on 31 July 2013
Archie Shepp became prominent in the mid and late sixties as an avant garde tenor player with strongly political Black Nationalist views. He was very conscious of the history of the music and of the great musicians who had gone before him. He mellowed a little as time passed but even at his most mellow he was never what you would call an easy listen. He is very far from mellow on this disc which, to simplify too much, is an angry tribute to his race and its music. It is difficult music and requires repeated and concentrated listening. Even after that I find it does not give up its musical message as easily as does 'Fire Music' an earlier and similar work.
The band here is an octet, consisting of Tommy Turrentine on trumpet, Grachan Moncur III and Roswell Rudd on trombones, Howard Johnson on tuba, Shepp, Perry Robinson on clarinet, and Charlie Haden and Beaver Harris on bass and drums respectively. Shepp solos quite extensively as do both trombones but in most cases musicians come to the fore to take a prominent part in the ensemble rather than as a solo feature.
Turrentine, a much neglected trumpeter and not somebody you would normally expect to find in a band like this, plays very well. He is used as a sound at the top of the orchestra, and his stark tone and occasional lyricism fit admirably. The two trombones and Johnson are all featured prominently and all play well. Their heavy sounds anchor the orchestra and also give it rhythmic impetus. Perry Robinson is barely audible. Shepp, his tone sounding like a combination of John Coltrane and an angry Ben Webster, erupts from the ensemble from time to time, and plays extremely well. Charlie Haden was, at this time, the ideal bassist for this sort of band, and the lesser known Harris provides some fairly ferocious drumming.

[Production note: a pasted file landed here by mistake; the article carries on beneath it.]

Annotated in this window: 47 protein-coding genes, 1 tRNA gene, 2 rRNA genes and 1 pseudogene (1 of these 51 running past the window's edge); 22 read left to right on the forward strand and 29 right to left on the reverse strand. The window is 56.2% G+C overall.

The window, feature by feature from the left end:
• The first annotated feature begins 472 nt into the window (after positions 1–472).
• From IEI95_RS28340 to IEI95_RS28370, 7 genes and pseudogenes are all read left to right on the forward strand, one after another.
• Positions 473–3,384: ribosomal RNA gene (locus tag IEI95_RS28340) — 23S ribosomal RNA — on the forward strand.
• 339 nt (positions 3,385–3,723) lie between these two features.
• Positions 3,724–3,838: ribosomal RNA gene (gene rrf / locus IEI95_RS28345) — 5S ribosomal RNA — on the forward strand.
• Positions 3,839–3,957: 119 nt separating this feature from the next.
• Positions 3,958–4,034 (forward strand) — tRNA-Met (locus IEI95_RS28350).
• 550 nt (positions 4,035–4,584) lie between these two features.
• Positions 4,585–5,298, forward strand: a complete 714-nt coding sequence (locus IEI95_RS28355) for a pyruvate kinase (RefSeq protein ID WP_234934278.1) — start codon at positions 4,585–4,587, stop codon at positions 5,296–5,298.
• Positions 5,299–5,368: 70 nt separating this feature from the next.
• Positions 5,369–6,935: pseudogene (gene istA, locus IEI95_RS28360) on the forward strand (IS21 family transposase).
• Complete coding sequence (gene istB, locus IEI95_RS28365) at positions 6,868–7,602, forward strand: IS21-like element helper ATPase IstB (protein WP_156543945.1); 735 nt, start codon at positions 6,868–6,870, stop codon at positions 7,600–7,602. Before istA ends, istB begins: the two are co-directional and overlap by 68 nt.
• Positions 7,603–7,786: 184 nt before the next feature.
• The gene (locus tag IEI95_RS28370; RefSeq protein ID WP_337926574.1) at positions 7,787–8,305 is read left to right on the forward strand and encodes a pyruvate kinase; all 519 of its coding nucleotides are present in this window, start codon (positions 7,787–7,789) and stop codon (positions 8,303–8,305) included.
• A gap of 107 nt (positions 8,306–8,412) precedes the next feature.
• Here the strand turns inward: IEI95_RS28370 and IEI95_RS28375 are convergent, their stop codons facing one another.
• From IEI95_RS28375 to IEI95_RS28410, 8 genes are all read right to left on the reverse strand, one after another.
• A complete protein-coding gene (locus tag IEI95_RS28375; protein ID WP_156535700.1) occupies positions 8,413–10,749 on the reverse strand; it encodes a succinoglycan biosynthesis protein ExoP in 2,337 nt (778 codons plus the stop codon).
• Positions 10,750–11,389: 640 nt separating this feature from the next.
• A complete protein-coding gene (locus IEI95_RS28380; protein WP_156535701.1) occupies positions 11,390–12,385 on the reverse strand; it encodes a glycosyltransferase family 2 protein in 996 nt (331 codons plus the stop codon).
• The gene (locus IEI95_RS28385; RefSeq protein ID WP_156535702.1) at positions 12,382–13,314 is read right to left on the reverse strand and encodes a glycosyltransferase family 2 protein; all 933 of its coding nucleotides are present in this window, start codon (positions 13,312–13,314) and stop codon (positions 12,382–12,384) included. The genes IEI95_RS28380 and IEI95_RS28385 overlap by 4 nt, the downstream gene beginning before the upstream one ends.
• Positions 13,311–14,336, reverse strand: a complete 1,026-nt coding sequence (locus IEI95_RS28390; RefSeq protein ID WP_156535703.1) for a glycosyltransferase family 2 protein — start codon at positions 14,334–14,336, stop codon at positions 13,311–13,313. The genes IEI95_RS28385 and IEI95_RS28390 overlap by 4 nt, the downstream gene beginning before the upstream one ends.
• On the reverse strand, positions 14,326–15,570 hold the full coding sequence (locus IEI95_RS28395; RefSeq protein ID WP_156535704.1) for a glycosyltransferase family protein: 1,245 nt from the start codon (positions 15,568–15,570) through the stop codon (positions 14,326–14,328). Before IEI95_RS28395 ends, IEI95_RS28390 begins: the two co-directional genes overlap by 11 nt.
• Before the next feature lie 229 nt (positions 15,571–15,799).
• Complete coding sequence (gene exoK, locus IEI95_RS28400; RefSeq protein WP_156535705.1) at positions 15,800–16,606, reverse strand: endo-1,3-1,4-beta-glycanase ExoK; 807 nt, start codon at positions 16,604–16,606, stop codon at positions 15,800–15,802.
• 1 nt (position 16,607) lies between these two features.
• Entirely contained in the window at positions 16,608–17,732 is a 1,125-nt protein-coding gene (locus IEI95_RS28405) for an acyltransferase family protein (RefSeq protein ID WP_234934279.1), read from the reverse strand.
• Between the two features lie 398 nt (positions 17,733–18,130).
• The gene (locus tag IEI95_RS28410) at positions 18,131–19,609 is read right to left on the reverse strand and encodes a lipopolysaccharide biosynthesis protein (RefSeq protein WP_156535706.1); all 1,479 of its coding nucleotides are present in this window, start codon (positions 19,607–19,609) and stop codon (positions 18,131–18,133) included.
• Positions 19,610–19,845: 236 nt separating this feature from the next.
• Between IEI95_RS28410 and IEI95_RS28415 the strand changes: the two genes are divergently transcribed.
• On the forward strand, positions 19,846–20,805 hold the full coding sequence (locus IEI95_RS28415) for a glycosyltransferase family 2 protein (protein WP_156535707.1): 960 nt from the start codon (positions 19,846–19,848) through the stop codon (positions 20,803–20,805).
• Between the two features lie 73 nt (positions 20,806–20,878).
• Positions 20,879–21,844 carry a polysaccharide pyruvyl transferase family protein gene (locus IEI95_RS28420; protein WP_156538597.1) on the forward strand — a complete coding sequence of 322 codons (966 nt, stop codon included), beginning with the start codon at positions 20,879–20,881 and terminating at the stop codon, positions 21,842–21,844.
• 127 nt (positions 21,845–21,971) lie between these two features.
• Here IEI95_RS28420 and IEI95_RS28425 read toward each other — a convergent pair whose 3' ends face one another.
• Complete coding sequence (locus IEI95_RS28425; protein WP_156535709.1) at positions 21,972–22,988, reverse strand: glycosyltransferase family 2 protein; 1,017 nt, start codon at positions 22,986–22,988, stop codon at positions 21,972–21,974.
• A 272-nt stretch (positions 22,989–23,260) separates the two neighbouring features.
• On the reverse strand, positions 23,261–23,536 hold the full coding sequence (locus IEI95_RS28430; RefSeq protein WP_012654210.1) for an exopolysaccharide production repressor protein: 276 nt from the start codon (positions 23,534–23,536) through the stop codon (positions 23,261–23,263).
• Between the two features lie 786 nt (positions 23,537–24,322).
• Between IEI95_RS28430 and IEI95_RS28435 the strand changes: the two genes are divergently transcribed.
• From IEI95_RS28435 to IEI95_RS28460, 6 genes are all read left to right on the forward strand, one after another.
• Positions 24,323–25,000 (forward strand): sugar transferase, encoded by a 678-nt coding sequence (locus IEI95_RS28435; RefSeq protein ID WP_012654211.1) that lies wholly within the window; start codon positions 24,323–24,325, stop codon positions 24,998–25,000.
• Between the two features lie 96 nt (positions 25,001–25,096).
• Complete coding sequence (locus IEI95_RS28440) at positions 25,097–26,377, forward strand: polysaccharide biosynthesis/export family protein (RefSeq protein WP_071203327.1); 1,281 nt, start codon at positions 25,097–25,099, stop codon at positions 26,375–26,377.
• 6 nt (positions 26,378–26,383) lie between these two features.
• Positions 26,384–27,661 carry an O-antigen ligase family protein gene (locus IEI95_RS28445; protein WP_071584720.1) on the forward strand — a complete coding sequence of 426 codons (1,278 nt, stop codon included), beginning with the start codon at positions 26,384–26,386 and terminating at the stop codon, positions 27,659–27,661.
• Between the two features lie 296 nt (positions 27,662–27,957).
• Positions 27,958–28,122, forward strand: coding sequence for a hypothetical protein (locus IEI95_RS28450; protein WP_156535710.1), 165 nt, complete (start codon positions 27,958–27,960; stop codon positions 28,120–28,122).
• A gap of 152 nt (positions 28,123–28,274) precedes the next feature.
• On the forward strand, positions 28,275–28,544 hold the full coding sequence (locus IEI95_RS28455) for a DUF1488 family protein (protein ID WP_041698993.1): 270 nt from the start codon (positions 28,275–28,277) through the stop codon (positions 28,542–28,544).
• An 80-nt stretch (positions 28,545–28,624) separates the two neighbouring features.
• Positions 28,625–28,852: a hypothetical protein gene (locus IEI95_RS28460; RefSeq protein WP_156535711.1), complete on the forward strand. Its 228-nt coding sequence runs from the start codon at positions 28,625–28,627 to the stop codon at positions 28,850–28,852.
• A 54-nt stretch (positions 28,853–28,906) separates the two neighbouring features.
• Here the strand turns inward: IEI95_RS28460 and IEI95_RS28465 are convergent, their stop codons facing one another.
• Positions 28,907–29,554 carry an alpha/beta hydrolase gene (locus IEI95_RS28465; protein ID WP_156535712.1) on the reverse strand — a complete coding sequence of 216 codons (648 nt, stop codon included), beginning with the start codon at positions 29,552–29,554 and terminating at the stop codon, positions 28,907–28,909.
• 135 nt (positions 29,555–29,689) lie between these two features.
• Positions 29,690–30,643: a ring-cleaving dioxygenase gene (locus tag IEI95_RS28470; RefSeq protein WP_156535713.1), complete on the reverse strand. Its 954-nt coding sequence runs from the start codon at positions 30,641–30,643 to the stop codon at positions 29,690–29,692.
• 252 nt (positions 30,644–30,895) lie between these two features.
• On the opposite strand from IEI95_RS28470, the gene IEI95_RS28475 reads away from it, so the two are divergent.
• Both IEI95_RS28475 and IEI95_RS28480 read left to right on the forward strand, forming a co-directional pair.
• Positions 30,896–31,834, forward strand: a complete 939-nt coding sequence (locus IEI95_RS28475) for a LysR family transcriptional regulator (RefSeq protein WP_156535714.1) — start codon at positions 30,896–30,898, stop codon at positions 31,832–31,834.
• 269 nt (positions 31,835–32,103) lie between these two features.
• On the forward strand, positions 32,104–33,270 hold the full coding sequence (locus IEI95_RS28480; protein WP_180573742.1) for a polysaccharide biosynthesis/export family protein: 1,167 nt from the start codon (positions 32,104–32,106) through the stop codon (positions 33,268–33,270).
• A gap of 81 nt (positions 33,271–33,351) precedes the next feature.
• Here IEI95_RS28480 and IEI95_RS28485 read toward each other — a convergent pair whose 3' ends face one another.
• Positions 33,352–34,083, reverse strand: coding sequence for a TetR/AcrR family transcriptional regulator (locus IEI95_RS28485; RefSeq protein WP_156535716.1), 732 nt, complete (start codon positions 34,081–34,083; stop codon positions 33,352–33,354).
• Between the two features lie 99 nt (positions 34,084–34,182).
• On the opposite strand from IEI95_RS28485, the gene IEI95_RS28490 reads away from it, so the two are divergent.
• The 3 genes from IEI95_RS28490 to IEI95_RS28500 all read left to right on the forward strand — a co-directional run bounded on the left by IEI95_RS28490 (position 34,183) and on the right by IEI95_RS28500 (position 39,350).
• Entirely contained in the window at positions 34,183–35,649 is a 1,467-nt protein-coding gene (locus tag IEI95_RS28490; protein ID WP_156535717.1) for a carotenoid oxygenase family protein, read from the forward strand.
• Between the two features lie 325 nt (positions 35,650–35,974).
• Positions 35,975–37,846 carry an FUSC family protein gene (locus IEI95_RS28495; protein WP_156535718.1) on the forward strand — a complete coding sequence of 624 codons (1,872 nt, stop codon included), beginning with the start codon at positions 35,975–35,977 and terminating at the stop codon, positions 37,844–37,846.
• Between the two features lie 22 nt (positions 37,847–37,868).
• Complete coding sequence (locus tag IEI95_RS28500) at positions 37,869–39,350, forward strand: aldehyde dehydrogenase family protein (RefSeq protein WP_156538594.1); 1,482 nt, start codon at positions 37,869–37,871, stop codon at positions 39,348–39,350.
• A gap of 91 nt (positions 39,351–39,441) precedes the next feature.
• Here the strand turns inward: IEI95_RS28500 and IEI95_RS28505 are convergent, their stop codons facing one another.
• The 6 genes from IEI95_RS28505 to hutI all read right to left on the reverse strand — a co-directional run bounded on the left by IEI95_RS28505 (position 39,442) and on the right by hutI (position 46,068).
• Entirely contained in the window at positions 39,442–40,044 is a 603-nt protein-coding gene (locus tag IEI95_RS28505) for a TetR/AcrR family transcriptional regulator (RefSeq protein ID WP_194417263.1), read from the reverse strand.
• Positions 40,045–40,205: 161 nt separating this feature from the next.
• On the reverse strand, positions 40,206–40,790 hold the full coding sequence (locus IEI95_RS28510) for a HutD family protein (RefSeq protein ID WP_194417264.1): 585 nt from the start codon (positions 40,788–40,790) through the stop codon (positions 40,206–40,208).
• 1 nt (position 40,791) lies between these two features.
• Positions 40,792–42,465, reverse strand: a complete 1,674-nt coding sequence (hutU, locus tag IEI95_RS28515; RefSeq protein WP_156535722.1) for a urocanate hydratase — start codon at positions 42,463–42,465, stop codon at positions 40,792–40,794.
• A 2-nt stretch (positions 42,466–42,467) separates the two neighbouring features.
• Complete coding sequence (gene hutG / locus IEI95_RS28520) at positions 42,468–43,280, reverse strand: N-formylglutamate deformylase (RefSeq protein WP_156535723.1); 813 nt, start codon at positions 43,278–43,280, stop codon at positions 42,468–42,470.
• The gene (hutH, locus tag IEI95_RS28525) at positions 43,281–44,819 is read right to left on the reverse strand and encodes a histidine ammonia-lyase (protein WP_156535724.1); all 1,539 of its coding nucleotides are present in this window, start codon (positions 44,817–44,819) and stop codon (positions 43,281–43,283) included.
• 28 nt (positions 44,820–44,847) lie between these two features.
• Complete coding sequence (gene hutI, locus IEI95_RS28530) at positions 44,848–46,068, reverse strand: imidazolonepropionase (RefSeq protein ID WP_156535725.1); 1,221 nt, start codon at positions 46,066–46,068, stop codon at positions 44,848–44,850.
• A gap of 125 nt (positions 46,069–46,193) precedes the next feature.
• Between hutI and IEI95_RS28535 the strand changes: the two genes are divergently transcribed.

'A Portrait of Robert Thompson' lasts almost 19 minutes and includes both some fearsome collective improvisation that I find difficult to follow, and a langorous rendition of 'Prelude to a Kiss' featuring Shepp's ballad playing. 'Mama Too Tight' features funky back beat but also extensive fine trombone. 'Theme for Ernie' is a tribute to Ernie Henry, a fine alto player who worked with Dizzy's big band in the late forties and had a brief comeback in the mid fifties before he died very young. 'Basheer' again features fine trombone.
All the tunes are dedicated, either to 'a woman of paramount virtue' as Shepp describes it, or to black artists who died too young.